Over the past few days, I have been doing extensive research trying to find a global temperature anomaly dataset dating back to at least 1880, which hopefully wouldn’t be tampered with like NASA’s and NOAA’s are. So, I started off with climatologists Dr. Roy Spencer and Dr. John Christy from UAH. They have been monitoring global temperature for over a decade now. They use satellite measurements and they start their graphs in 1979, which was the start of the satellite era.
According to their graph below, you can see that there has been almost no warming, if any at all since 1998.
However, I wanted to go back further, because 1979 to 2018 is only 39 years. I had no choice but to plug in some of NOAA’s fraudulent data for the time period before 1979. Here is what the results show.
According to my long-term temperature graph, temperatures have [naturally] risen by about 0.5 degrees Celsius since the 1880s. However, most of the warming took place during the 1920s and 1930s, where temperatures rose about 0.35 degrees Celsius. Tony Heller has recently said on the James Delingpole Show, that “…there has been little if no warming at all since the 1940s,” in which Tony was correct.
In fact since the 1940s, global temperatures have only risen about 0.15 degrees Celsius, of which most of that warming took place between 1985 and 1998 after the global freezing scare.
There was a massive global cooling event between 1955 and 1985, which made global temperatures drop by about 0.3 degrees Celsius.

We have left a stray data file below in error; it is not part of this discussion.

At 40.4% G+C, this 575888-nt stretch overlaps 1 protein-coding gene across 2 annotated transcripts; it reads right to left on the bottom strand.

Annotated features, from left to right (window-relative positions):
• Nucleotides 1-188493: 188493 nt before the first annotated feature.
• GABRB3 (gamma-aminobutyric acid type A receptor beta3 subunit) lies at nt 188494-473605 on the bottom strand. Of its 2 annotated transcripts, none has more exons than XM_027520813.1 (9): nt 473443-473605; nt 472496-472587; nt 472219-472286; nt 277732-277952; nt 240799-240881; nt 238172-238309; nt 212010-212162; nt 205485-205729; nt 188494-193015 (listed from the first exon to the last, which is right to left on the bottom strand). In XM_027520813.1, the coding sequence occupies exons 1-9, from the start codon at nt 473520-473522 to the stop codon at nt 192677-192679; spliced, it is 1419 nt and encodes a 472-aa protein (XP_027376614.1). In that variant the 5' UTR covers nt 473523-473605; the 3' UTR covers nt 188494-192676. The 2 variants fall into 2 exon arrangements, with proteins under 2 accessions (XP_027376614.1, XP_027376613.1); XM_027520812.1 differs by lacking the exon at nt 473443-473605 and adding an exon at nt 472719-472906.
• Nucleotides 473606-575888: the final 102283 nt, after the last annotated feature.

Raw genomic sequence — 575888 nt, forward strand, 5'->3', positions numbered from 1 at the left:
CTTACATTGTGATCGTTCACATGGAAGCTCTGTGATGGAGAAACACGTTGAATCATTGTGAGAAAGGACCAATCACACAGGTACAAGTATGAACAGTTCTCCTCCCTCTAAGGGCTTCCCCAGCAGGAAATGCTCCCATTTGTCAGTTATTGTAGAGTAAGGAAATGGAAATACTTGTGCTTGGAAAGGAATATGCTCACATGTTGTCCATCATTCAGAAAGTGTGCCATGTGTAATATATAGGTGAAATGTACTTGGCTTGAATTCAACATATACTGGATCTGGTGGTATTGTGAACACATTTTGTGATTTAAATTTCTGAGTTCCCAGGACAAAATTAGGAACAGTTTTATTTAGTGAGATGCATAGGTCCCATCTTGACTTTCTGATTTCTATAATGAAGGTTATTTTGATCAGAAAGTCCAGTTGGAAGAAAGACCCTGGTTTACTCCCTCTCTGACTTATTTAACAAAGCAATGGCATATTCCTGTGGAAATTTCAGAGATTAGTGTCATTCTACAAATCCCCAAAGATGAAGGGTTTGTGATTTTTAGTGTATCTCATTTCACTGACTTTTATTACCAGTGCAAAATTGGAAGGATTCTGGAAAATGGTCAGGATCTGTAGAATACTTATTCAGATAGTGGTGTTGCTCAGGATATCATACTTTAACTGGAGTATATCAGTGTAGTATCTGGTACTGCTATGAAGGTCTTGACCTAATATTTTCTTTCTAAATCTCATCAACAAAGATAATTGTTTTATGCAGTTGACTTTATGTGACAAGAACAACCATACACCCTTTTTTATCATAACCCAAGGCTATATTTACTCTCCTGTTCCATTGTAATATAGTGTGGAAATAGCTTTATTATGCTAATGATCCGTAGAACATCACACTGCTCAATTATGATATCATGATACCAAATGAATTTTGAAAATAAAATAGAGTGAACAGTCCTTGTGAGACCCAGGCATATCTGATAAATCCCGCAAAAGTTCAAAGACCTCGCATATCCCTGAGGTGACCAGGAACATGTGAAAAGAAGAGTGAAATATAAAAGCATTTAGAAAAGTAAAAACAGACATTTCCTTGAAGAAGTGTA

TOP 5 PROBLEMS WITH THE GLOBAL TEMPERATURE RECORD
So here are my top five problems with the global temperature record, including problems with my OWN dataset.
Problem #1.) The data is often tampered with by government agencies.
NASA and NOAA make every year cooler before 1930, they make everything warmer after 1980, they erase the 1930s-1950s warm period (just as warm if not warmer than today), and they erase the global cooling which took place between 1955 and 1985.
If you plot the actual data, like I did, then we will see that sunspot cycles almost directly align with global temperature trends.
Problem #2.) NASA and NOAA forget that the global temperatures change due to solar cycles and changes in the PDO (Pacific Decadal Oscillation), which can change for multiple reasons, such as sunspot cycles.
As the graph depicts below, we can see that as the PDO turns positive (the Central Pacific gets warmer), then the global temperatures get warmer. As the PDO turns negative (the Central Pacific gets cooler), then the global temperatures fall. Occasionally, they may make mention of the PDO cycles influencing global temperature or weather patterns, but they usually say it has NO correlation with long-term temperature. However, we can see that there actually is a correlation, but there is a lag time in which the global mean temperature responds.
Problem #3.) NASA ‘makes’ carbon dioxide the control knob of global temperature and they leave out the natural variation, such as sunspot cycles and the PDO.
Problem #4.) We used to use GHCN and USHCN station data, then we switched to strictly satellites in the early 1990s.